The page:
Diabetes is the name given to a group of conditions in which the levels of sugar, or glucose, in your blood are too high. This can cause a number of complications that affect your health. But with a proper diagnosis and treatment including medication and lifestyle changes, you can keep symptoms under control and enjoy a normal life, even with diabetes.
What Is Diabetes?
Diabetes, also called diabetes mellitus, isn’t just one disease but several – and all of them involve problems with the processing of glucose in the body. Glucose is essential for providing energy to cells. The body produces a hormone called insulin to ensure that glucose is processed correctly; however, if not enough insulin is produced, or too much glucose is present, this system becomes unbalanced and causes the typical symptoms of diabetes:
- Increased thirst
- Increased urination
- Increased hunger
- Weight loss
- Blurred vision
- Numbness and tingling in hands and feet
Type 1 diabetes occurs when the pancreas doesn’t produce enough insulin to handle the processing of glucose. This type of diabetes is often diagnosed in children or young adults. People with this kind of diabetes generally must take insulin throughout their lives.
Type 2 diabetes causes high blood sugar levels for a different reason. In Type 2, the body either doesn’t make enough insulin or doesn’t use the insulin efficiently to metabolize glucose in the blood. Type 2 diabetes can run in families, but lifestyle and diet choices such as smoking, lack of exercise, and a diet high in fats and sugars also play a role.
Gestational diabetes affects pregnant women – and only during pregnancy. Even if a woman hasn’t had diabetes before getting pregnant, her glucose levels can rise; she may need insulin or other treatments to stay healthy until she gives birth. After delivery, glucose levels generally return to normal.
Prediabetes isn’t technically diabetes, but it’s a condition that can lead to diabetes. If you’re prediabetic, your glucose levels are elevated but not high enough to be classified as fully diabetic.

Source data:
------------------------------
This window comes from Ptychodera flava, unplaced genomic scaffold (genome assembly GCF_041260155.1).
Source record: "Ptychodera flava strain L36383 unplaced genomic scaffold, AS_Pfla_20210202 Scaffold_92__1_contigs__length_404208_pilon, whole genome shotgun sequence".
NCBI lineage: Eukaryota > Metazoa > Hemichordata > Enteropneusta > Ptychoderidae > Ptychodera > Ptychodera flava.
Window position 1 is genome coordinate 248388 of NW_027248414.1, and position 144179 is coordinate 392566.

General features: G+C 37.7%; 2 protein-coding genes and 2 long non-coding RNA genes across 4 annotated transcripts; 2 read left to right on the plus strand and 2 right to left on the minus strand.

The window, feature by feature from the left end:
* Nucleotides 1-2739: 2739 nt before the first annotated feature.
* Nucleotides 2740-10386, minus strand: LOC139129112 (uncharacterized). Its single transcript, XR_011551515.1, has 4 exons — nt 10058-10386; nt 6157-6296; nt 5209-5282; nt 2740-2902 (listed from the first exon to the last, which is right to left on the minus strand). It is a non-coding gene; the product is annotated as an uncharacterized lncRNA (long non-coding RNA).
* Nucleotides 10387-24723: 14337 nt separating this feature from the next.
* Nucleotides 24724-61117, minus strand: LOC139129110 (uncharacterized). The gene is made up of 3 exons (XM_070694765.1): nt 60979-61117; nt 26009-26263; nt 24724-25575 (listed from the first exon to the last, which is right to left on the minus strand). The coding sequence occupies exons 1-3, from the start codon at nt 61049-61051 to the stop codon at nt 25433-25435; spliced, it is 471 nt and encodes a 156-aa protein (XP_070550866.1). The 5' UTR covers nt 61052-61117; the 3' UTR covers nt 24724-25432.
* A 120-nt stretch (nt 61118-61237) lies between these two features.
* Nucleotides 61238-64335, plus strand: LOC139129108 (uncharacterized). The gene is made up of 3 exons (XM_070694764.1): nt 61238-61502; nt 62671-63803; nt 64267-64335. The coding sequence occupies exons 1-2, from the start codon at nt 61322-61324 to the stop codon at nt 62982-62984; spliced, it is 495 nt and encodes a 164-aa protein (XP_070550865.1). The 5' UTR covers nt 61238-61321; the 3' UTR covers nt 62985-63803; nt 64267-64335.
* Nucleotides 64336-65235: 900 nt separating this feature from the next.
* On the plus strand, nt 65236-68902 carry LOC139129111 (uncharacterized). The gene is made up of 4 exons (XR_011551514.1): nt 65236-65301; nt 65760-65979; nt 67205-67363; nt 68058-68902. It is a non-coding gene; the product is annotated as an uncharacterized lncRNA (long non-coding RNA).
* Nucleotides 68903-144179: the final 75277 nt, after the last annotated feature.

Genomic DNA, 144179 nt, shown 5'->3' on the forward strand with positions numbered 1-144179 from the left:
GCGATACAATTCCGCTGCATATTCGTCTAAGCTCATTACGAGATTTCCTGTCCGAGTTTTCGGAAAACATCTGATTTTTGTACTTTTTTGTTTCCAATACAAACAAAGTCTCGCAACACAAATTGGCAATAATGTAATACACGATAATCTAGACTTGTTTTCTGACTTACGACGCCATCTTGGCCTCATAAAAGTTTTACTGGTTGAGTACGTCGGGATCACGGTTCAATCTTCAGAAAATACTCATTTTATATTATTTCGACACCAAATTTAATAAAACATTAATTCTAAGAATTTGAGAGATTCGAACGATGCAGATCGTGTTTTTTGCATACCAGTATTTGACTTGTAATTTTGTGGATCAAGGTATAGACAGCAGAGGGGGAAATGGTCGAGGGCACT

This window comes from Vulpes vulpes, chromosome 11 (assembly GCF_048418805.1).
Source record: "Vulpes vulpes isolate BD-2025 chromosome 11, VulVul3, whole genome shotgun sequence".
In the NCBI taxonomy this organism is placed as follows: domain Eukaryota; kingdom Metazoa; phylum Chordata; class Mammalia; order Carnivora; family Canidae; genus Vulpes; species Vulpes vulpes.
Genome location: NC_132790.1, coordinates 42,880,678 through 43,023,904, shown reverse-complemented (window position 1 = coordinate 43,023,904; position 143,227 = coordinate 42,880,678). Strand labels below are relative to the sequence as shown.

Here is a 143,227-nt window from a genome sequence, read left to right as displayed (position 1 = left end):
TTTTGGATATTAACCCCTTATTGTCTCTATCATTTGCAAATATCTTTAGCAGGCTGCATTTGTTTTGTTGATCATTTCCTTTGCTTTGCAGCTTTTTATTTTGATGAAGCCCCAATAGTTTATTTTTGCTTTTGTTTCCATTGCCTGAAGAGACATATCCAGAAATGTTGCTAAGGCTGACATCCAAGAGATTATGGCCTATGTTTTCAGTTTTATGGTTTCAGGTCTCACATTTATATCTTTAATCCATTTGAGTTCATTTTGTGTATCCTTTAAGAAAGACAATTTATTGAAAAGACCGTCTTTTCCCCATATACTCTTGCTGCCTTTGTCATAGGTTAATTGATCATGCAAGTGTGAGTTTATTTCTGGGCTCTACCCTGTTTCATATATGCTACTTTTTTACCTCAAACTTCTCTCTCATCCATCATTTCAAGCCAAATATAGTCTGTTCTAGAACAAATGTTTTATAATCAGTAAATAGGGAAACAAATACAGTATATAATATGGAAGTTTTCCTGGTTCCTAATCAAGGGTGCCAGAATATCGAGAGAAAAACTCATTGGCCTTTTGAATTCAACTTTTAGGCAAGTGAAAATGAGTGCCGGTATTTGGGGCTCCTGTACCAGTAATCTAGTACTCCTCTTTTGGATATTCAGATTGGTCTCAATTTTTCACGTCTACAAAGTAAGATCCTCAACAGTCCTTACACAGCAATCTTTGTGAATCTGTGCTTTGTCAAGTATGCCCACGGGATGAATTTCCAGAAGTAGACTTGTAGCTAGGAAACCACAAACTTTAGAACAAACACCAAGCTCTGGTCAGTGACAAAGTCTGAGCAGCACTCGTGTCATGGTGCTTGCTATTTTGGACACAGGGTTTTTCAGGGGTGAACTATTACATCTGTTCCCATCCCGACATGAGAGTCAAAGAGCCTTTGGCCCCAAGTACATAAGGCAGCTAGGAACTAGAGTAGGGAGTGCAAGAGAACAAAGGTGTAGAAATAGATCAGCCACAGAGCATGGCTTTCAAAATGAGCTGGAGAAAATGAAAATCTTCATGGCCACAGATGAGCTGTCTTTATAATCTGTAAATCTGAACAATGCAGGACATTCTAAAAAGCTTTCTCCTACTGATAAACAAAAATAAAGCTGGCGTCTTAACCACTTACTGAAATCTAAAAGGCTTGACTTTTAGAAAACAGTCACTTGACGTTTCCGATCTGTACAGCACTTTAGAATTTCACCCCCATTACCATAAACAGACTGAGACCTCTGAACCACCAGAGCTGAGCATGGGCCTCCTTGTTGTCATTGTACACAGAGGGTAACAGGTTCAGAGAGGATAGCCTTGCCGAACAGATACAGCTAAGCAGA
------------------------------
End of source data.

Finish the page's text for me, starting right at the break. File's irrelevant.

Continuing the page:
Diagnosing Diabetes in Manhattan / New York City
If you have the typical symptoms of diabetes, your doctor may do further testing to check the levels of glucose in your blood. Tests include a fasting plasma glucose test to test blood glucose levels without food for several hours, and an oral glucose tolerance test, which requires you to consume a sweet drink during testing to see how your body responds to glucose. You may have several tests over time to determine your glucose levels and establish a treatment plan.
Treating Diabetes: Insulin and Medication
The goal of diabetes treatment is to keep blood glucose levels as close as possible to normal and to prevent diabetic complications such as vision problems, poor blood circulation, and heart conditions. People with Type 1 diabetes and some with Type 2 or gestational diabetes might need to take insulin regularly by injection or insulin pump, but many people with Type 2 diabetes keep symptoms under control with oral medications that aim to boost the body’s own insulin production or to limit the body’s processing of glucose.
Lifestyle Changes Can Help
A healthy lifestyle plays a key role in managing diabetes and preventing prediabetes from developing into full-blown Type 2 diabetes. That includes ensuring a diet designed for balanced blood sugar, engaging in regular exercise and stopping smoking. Losing weight can also help to prevent Type 2 diabetes and its complications. If you’ve been diagnosed with diabetes, making positive changes and working closely with your doctors at Medical Offices of Manhattan can make living with diabetes easier – and healthier.